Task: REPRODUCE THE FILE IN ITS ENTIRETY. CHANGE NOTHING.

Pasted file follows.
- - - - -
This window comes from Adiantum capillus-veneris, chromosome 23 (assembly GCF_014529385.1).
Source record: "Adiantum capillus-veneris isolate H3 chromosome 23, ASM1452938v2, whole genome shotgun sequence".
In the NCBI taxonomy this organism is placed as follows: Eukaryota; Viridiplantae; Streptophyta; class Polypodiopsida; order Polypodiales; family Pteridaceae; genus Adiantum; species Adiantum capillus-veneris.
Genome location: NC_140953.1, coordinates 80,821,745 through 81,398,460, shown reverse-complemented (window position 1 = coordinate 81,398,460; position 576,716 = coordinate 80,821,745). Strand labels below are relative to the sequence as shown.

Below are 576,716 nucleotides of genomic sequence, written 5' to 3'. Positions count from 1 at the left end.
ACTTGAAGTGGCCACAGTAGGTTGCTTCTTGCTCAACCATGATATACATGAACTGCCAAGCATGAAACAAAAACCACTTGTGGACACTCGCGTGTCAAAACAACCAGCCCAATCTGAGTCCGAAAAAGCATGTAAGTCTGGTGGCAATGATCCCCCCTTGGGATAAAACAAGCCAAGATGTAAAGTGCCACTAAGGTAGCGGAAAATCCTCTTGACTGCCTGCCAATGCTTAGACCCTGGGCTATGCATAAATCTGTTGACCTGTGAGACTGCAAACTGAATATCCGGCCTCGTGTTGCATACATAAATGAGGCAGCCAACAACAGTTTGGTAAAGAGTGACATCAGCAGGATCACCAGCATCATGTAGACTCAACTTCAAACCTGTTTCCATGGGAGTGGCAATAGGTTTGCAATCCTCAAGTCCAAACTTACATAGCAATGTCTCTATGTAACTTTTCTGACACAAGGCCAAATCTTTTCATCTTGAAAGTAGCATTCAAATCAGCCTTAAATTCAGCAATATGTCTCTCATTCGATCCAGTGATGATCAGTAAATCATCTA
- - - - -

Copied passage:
This window comes from Adiantum capillus-veneris, chromosome 23 (assembly GCF_014529385.1).
Source record: "Adiantum capillus-veneris isolate H3 chromosome 23, ASM1452938v2, whole genome shotgun sequence".
In the NCBI taxonomy this organism is placed as follows: Eukaryota; Viridiplantae; Streptophyta; class Polypodiopsida; order Polypodiales; family Pteridaceae; genus Adiantum; species Adiantum capillus-veneris.
Genome location: NC_140953.1, coordinates 80,821,745 through 81,398,460, shown reverse-complemented (window position 1 = coordinate 81,398,460; position 576,716 = coordinate 80,821,745). Strand labels below are relative to the sequence as shown.

Below are 576,716 nucleotides of genomic sequence, written 5' to 3'. Positions count from 1 at the left end.
ACTTGAAGTGGCCACAGTAGGTTGCTTCTTGCTCAACCATGATATACATGAACTGCCAAGCATGAAACAAAAACCACTTGTGGACACTCGCGTGTCAAAACAACCAGCCCAATCTGAGTCCGAAAAAGCATGTAAGTCTGGTGGCAATGATCCCCCCTTGGGATAAAACAAGCCAAGATGTAAAGTGCCACTAAGGTAGCGGAAAATCCTCTTGACTGCCTGCCAATGCTTAGACCCTGGGCTATGCATAAATCTGTTGACCTGTGAGACTGCAAACTGAATATCCGGCCTCGTGTTGCATACATAAATGAGGCAGCCAACAACAGTTTGGTAAAGAGTGACATCAGCAGGATCACCAGCATCATGTAGACTCAACTTCAAACCTGTTTCCATGGGAGTGGCAATAGGTTTGCAATCCTCAAGTCCAAACTTACATAGCAATGTCTCTATGTAACTTTTCTGACACAAGGCCAAATCTTTTCATCTTGAAAGTAGCATTCAAATCAGCCTTAAATTCAGCAATATGTCTCTCATTCGATCCAGTGATGATCAGTAAATCATCTA